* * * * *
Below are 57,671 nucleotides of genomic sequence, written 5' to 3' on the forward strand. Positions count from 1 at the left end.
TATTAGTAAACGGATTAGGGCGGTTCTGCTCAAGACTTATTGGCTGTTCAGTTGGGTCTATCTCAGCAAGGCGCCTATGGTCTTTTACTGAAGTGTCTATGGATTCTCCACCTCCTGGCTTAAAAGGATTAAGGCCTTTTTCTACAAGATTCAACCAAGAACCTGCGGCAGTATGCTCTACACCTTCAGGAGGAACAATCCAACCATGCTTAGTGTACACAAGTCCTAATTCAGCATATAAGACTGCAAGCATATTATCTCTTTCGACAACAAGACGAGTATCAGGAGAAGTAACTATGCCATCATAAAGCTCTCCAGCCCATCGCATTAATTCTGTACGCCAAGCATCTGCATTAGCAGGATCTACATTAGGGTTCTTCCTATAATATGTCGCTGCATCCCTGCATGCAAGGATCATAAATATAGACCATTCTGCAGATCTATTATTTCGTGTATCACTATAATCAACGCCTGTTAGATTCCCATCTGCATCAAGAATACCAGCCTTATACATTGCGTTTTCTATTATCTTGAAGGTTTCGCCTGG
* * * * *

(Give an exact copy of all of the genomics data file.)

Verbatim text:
Below are 57,671 nucleotides of genomic sequence, written 5' to 3' on the forward strand. Positions count from 1 at the left end.
TATTAGTAAACGGATTAGGGCGGTTCTGCTCAAGACTTATTGGCTGTTCAGTTGGGTCTATCTCAGCAAGGCGCCTATGGTCTTTTACTGAAGTGTCTATGGATTCTCCACCTCCTGGCTTAAAAGGATTAAGGCCTTTTTCTACAAGATTCAACCAAGAACCTGCGGCAGTATGCTCTACACCTTCAGGAGGAACAATCCAACCATGCTTAGTGTACACAAGTCCTAATTCAGCATATAAGACTGCAAGCATATTATCTCTTTCGACAACAAGACGAGTATCAGGAGAAGTAACTATGCCATCATAAAGCTCTCCAGCCCATCGCATTAATTCTGTACGCCAAGCATCTGCATTAGCAGGATCTACATTAGGGTTCTTCCTATAATATGTCGCTGCATCCCTGCATGCAAGGATCATAAATATAGACCATTCTGCAGATCTATTATTTCGTGTATCACTATAATCAACGCCTGTTAGATTCCCATCTGCATCAAGAATACCAGCCTTATACATTGCGTTTTCTATTATCTTGAAGGTTTCGCCTGG